Speaker 3: So, you know, come on back. What would you change about anything else if you could? Now this means you can bend the space time continuum. You're, you're, you're, uh, omniscient, you know, use any tools that you, uh, that you can to a change. Anything at abolish ignorance, willful ignorance, willful, willfully. Thank you for that clarification, right? Yes, it has to. Ignorance is one thing, but willful ignorance is something unfortunately we're all soaking in currently. And uh, we, all we want is to reality to turn to normal. I think everybody is sick and tired of being a, allowing themselves to be traumatized by what's happening in the body politic and stop being afraid. Pick up your pants and get out there and lobby locally. Get active. You know, there's still so much that has to be done all over the United States, you know, there's only eight of us that are currently legal in those 42 other states are going, come on, so stop saying, come on, stop asking us to come help you.

Speaker 3: We helped ourselves so you actually have to pick up your paNts. You start building your constituency and get out there and actually take your lumps just like we have. It's not going to magically happen. It's gonna be hard work. but if we could get past the willful ignorance than I think people would all be more actively involved as opposed to apathetically watching things go down, you know, you, you kind of ended as a cannabis message, but you started as a much kind of wider message and what I was going to kind of tag onto that is stop yelling at each other and think for yourself, please. Right? WoUldn't that help? Yes. Last time I checked it with all adults here and it's adult use here, so we have to act and be responsIble. Even though we have other forces that are not being responsible. It is our responsibility to lead, follow, or get out of the way. Now we're leading. There we go. Alright. On the soundtrack of your life at the end. One track, one song that's got to be on there. Now you're a music guy. I think if I remember correctly, you, you know how to play the bass. Yes I do. And ukulele is my uh, but on your new love. The ukulele, right? I've been playing for about five to 10 years, so it's been, it's just more of what I've been more concentrated around. George harrison, a big ukulele, ukulele fan. Um.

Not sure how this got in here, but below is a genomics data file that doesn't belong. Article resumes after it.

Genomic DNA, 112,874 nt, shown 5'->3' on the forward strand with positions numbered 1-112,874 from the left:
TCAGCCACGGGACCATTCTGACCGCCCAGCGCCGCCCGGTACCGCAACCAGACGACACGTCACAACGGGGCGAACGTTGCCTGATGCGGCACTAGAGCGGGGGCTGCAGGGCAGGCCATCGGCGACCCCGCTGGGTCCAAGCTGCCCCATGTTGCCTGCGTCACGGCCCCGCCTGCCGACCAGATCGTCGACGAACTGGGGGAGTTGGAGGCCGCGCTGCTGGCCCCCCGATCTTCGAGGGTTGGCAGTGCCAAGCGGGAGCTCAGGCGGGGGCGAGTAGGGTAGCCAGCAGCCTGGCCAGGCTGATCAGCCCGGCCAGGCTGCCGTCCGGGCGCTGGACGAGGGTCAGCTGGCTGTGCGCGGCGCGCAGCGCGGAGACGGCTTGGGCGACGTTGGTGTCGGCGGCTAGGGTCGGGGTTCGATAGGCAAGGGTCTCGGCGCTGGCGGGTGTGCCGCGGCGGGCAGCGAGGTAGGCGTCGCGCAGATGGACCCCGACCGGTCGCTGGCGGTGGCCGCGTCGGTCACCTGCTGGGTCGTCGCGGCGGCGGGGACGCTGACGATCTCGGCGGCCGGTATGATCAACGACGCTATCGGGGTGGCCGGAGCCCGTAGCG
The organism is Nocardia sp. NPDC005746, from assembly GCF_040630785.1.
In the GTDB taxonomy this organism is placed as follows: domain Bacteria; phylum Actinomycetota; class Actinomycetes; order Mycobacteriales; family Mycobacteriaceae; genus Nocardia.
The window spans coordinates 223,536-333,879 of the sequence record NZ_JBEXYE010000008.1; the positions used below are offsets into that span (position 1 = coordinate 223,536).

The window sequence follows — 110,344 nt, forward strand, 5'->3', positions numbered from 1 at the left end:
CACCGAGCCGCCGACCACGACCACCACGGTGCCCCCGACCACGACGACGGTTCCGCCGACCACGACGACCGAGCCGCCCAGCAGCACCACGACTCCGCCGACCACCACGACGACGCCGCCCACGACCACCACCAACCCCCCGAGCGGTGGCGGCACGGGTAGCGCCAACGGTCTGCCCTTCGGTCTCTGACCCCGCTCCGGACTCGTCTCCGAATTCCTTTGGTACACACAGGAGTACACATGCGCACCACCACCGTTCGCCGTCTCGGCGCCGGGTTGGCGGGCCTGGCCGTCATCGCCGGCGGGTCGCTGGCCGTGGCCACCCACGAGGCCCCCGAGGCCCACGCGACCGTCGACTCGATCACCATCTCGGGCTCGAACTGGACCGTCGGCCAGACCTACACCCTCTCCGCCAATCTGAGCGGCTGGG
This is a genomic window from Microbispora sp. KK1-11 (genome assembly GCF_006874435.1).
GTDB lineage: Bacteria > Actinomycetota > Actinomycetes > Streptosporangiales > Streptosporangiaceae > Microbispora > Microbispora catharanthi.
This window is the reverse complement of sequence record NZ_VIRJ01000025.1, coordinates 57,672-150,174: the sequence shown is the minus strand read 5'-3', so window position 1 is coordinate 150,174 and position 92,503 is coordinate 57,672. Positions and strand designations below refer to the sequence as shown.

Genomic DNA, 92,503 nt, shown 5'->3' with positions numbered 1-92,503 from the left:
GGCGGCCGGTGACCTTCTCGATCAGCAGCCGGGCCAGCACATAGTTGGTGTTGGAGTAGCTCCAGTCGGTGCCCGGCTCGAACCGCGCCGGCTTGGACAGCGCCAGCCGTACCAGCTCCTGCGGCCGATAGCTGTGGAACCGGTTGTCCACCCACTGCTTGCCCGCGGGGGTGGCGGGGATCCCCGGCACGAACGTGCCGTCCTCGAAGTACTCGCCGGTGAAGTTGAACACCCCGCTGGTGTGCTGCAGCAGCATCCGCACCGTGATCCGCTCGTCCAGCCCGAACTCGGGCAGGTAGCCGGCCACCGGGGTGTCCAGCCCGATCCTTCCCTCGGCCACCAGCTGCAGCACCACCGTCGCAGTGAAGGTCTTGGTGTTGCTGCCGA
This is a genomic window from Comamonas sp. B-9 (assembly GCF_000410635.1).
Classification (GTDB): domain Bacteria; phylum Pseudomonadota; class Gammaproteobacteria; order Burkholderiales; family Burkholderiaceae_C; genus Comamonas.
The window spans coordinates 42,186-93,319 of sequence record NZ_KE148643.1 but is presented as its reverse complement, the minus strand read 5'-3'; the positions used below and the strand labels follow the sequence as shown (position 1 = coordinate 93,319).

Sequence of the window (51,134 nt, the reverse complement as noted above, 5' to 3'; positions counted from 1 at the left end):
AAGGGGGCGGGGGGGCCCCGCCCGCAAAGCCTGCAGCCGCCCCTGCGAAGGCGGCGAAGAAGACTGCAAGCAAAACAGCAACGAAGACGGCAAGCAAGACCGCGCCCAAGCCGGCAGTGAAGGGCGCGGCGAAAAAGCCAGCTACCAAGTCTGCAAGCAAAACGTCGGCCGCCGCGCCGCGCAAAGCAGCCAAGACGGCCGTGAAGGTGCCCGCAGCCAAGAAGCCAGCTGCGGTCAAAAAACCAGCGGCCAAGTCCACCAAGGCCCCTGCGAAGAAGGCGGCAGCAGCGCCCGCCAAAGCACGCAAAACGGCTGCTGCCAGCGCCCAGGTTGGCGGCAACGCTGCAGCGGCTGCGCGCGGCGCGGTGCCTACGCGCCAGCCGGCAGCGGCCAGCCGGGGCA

Speaker 3: Oh, maybe the pot by tool. Okay. That kind of makes sense. At 10. Fontana. Thank you so much seth. Thank you so much. And we look forward to seeing you again in the future. And congratulations on 2018 and we wish nothing but success with cannabis economy in the new year.

Speaker 1: And there you have that 10 fontanne. Make sure that you have good counsel. Make sure that you have good bud tenders. Make sure that you have a raid strategy because those realities could come forth. He's also quite confident in we the people as far as jurors, but uh, before we get there, do that. Thanks to him. Thanks to you. Stay tuned.

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Cannabis Economy is a real-time history of legal cannabis. We chronicle how personal and industry histories have combined to provide our current reality.